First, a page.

Trenton's "Missing Mayor" offered up a typically shallow and empty statement of surprise and non-blame regarding the city's weak financial status in a "closed" press conference this afternoon.

Read his prepared remarks here or at:



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Status of the State of the City PDF Print E-mail
Written by William Trent   
Saturday, 27 October 2007

Trenton Mayor Doug Palmer gave his 18th annual State of the City address this past Thursday (October 25, 2007).


In the address he reported on what he considered the priority issues in the “common agenda … to improve policing, revive economic development, increase jobs, create better schools, rebuild neighborhoods and provide our residents the opportunity to achieve the American Dream of homeownership.”  Mayor Palmer also reported on some “important emerging issues that will be the new frontier for economic development.”  And in closing, he preached a sermonette decrying those who might offer up differing opinions or criticisms on the perceived state of the capital city.


Following is our appraisal of the Mayor's remarks.

Palmer began with a reminder of his recently announced “Trenton Green Initiative” public-private partnership to promote sustainable energy use and provide future careers.  He compared the potential of this plan with the foresight of John A. Roebling in locating industry based on emerging technology here.


One could argue that Roebling was an innovator in that existing, but rapidly developing technology looking to locate a manufacturing facility someplace that offered easy transportation connections for raw materials and finished products.  Palmer is “positioning” the city to take advantage of an as yet un-defined new energy economy.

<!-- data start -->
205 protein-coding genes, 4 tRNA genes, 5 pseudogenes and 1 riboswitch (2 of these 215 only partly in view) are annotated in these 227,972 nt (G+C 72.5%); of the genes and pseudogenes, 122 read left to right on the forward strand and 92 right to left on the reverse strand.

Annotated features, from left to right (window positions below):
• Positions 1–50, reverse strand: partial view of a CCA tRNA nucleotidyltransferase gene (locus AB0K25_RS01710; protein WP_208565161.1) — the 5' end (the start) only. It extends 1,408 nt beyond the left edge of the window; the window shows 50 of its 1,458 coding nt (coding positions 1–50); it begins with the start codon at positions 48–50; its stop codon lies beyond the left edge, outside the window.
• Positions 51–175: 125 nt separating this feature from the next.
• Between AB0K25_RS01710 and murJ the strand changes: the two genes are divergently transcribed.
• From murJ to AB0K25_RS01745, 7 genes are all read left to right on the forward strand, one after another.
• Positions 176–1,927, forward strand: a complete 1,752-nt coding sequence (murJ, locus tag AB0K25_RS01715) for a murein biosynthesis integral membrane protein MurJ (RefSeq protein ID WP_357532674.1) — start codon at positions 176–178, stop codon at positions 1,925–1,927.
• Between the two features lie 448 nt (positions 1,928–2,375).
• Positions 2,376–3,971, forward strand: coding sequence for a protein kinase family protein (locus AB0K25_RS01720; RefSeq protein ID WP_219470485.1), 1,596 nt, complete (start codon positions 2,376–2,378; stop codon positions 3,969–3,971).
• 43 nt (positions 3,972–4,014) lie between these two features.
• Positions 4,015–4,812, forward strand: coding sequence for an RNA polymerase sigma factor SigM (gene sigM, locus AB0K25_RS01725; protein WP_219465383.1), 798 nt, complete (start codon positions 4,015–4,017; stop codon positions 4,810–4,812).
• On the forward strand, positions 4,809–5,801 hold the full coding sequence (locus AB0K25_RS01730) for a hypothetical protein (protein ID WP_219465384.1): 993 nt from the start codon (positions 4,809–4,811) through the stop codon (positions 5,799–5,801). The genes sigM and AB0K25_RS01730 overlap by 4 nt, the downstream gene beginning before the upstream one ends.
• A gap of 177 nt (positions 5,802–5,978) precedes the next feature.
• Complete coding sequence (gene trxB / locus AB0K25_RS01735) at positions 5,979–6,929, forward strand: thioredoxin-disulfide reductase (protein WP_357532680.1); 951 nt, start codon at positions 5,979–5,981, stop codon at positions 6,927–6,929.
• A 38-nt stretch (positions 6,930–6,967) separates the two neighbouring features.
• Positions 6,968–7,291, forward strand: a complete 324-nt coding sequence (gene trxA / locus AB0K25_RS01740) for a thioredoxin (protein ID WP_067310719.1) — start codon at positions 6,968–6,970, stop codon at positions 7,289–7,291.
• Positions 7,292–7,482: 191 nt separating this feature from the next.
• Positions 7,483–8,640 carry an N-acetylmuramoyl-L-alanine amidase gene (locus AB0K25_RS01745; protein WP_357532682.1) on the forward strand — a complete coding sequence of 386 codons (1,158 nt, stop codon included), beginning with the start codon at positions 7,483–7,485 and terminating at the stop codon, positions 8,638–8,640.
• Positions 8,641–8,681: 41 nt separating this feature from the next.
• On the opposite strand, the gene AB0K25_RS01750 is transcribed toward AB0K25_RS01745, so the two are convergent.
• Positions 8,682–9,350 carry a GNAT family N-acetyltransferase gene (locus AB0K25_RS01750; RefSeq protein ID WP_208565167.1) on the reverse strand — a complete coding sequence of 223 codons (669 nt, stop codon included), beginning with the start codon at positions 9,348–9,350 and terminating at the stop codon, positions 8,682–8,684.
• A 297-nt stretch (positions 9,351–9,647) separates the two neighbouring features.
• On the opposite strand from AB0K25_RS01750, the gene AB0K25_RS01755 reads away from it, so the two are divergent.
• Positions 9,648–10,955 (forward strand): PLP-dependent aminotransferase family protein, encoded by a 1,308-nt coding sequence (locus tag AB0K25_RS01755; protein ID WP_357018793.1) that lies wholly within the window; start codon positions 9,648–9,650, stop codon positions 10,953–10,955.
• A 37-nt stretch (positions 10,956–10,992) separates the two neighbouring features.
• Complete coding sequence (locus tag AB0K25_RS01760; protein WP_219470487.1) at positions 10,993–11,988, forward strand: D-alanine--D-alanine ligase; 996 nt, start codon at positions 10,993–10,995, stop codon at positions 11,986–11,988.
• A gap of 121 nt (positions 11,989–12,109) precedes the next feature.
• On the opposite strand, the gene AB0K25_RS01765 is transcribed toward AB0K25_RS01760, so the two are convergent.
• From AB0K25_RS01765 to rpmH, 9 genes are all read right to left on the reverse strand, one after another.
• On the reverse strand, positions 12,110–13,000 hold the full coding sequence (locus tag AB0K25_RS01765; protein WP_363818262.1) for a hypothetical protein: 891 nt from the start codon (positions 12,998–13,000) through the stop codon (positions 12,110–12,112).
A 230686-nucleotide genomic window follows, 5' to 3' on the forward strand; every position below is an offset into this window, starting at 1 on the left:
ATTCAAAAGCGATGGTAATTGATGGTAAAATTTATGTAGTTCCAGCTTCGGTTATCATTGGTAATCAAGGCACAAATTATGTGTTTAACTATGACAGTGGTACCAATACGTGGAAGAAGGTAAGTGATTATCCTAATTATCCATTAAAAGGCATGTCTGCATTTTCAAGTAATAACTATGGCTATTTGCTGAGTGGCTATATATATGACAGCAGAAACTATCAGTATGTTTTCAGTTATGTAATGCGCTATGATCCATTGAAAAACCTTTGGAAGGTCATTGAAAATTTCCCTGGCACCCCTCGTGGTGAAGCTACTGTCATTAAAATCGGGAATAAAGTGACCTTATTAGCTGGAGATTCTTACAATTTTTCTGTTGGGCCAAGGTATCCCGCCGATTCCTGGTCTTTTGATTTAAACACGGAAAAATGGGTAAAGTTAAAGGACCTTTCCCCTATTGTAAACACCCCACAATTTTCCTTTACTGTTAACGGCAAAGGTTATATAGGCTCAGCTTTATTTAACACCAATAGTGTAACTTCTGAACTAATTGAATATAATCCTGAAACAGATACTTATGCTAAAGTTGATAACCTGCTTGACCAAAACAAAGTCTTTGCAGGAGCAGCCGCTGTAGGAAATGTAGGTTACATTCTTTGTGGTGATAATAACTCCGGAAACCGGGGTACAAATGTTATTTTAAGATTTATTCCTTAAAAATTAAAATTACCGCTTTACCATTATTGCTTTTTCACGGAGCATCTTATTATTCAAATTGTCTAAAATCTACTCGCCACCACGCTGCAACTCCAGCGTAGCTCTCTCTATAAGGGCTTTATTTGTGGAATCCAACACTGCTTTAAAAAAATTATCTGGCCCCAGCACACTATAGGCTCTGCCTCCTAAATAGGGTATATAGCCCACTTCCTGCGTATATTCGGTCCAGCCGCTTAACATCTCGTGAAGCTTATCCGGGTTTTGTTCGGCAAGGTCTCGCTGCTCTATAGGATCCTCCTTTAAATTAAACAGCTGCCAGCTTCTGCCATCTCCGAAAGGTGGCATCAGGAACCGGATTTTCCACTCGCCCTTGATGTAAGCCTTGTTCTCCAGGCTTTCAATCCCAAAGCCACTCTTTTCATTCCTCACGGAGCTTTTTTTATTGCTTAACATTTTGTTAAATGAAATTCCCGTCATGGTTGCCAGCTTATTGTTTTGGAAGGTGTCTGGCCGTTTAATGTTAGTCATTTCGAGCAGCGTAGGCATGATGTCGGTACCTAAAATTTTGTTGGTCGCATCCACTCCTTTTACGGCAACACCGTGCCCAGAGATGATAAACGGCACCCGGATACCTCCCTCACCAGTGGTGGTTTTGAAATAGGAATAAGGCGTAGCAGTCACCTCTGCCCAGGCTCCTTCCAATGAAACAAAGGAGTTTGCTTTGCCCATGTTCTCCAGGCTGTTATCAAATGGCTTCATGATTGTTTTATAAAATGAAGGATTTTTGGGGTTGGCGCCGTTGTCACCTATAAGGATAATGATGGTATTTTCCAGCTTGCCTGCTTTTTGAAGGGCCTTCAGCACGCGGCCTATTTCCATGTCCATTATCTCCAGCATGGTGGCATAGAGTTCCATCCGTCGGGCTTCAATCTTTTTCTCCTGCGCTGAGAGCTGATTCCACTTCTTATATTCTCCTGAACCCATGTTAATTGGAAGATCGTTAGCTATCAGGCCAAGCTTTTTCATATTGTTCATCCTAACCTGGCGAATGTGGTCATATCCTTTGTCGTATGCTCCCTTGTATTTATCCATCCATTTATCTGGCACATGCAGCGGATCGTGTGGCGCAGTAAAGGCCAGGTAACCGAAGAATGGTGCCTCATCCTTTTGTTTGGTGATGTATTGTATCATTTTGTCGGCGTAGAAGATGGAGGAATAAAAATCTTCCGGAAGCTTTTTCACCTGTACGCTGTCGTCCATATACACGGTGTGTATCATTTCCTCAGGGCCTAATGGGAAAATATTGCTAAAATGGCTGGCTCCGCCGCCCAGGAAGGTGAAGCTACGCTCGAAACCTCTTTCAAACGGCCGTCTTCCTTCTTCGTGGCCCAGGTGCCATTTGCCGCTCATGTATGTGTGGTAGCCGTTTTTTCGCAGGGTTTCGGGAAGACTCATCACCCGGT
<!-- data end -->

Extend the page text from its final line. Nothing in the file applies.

Hopeful and far-sighted at best, the Mayor is at least thinking long-term for a change.


Next, capitalizing on yet another “buzz,” Palmer announced that the city has taken steps to provide city-wide wireless broadband access.  Calling it “cutting edge” and “the norm in progressive cities all over the world,” it was a notable leap for a man who unto a few years ago shied away from using a computer but now carries a blackberry. 


Unfortunately for Trentonians, most experts agree such a plan is unwise.  Writing in an April 2006 White Paper titled “The Problems with Citywide Wireless,” Eric Griffith specifically addresses the idea of municipally owned and operated wireless systems as never being “in favor by anyone, and the smart cities know it.”  Mr. Griffith goes on to explain that even if installed and operated by a third party operator, users of such systems pay by having to view advertisements and/or giving up personal data.


Other technology advances touted by the Mayor included last spring’s roll-out of the ConnectCTY reverse 911 type system that allows residents to be notified by phone or email of “emergency updates or other important City information” and the web-based property tax paying service. 


Of course, the Mayor couldn’t resist getting cute with the ConnectCTY system by including a recording of his daughter on a reminder about holiday trash collection schedules.  And there have been grumblings of abuse of the system to push ticket sales for the annual music concert known somewhat misleadingly as the “Trenton Jazz Festival.”


The Mayor announced a pilot program known as “Live Where You Work” that will provide New Jersey Housing Mortgage and Financing Agency funding for low interest loans and closing costs for people employed in the city who wish to purchase homes here.  Anyone with an annual income up to $140,000 who works in Trenton and buys a home to live here would qualify for the program.


Not a bad idea, but where are the jobs coming from Mayor Palmer?  And the filthy streets, falling down schools and (perceived or real) crime issue are all still deterrents to a returning middle class.